Study Finds Fast Food is Most Popular Among Middle Class

by Dr. Edward Group DC, NP, DACBN, DCBCN, DABFM
Published on , Last Updated on

fast-food-statistics There’s a lot of stigma about eating at fast food restaurants – it’s unhealthy, it’s fattening, it’s bad for the environment – the list goes on and on. In many cases, this bad reputation is more than merited; yet, there are still some important misconceptions about fast food, including who they’re really hurting the most.

Are Middle-Class Families More Likely to Choose Fast Food?

Many people believe that fast-food dining, especially the drive-thru variety, is primarily eaten by low-income families. Newly published findings, however, suggest otherwise. [1] In fact, these findings have shown that it’s actually middle-class Americans who are the greatest consumers of quick, cheap, and greasy fast food. Using data sets collected from 5,000 US citizens, researchers at UC Davis were able to compare factors such as household income, gender, race, and education with regards to meal choices. In many ways, the group’s findings were fairly predictable. For example, as household income increased, so too did the frequency of visits to full table service sit-down restaurants. Changes in rate of fast food consumption, on the other hand, were more surprising. In stark contrast to their original expectations, fast food intake actually increased alongside household income by up to 60 thousand dollars per year. Once families had crossed this income mark, average fast food consumption rates began to decline.

It would appear that the financial savings home-cooked meals offer is reason enough for many lower-income families to avoid eating out altogether. For middle-class families, the convenience of a quick, low-hassle meal seems to hold more appeal. By avoiding cooking their own meals at home, many people who choose fast-food options are at a greater risk for experiencing a decline in health, something that could eventually lead to financial stress. This is why eating fresh, mostly raw organic foods is crucially important for supporting health on all fronts!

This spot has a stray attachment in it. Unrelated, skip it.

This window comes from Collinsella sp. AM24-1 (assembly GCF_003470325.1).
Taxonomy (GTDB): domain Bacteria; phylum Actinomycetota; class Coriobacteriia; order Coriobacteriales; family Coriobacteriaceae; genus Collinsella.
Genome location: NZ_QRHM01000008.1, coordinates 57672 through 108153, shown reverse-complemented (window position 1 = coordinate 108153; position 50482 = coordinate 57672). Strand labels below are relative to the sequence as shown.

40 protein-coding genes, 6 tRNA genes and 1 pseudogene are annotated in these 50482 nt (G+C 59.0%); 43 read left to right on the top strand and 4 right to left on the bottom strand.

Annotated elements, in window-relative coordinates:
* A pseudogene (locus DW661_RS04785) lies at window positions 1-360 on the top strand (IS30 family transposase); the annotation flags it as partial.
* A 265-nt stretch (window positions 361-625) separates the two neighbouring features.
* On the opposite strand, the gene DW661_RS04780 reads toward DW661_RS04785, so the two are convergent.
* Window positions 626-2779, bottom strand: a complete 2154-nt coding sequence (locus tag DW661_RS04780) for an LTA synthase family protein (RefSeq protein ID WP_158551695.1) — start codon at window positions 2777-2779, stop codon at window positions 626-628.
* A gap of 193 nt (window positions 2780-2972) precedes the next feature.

Tips for Eating Healthy

Regardless of busy schedules or budgetary considerations, there’s really no good reason to regularly consume fast food. Here are some tips to work around time constraints while reducing the incidence of driving through a fast food joint:

  1. Plan Meals in Advance. Use your downtime during the evenings or weekends to organize a weekly meal plan. Find recipes that use fresh, whole, raw food ingredients as this will lower cost and increase nutrient value.
  2. Have Snacks on Hand. Often, a slight hunger pang can initiate the desire to grab something quick and easy (food wise). So, the next time you go to the store, pick up a few hunger-fighting snack foods that need very little preparation. Almonds, walnuts, fresh fruit, raw cheese – basically anything that you and your family enjoy.
  3. Exercise. Having a physical fitness regime will not only lower uncontrolled hunger by reducing the main hunger hormone (ghrelin), it will also reinforce a desire to stay healthy. After a fitness routine, you feel healthy and fit and don’t want to undo all that hard work. Exercise, therefore, may create a mental state of health, one that will motivate you toward eating healthy and skipping unhealthy foods and behaviors.

What do you do when you find yourself wanting to grab something quick? Let us know in the comments!

References (1)
  1. Kim D, Leigh JP. Are meals at full-service and fast-food restaurants “normal” or “inferior”? Population Health Management. 2011 December;14(6):307-15. doi: 10.1089/pop.2010.0071.

†Results may vary. Information and statements made are for education purposes and are not intended to replace the advice of your doctor. Global Healing Center does not dispense medical advice, prescribe, or diagnose illness. The views and nutritional advice expressed by Global Healing Center are not intended to be a substitute for conventional medical service. If you have a severe medical condition or health concern, see your physician.

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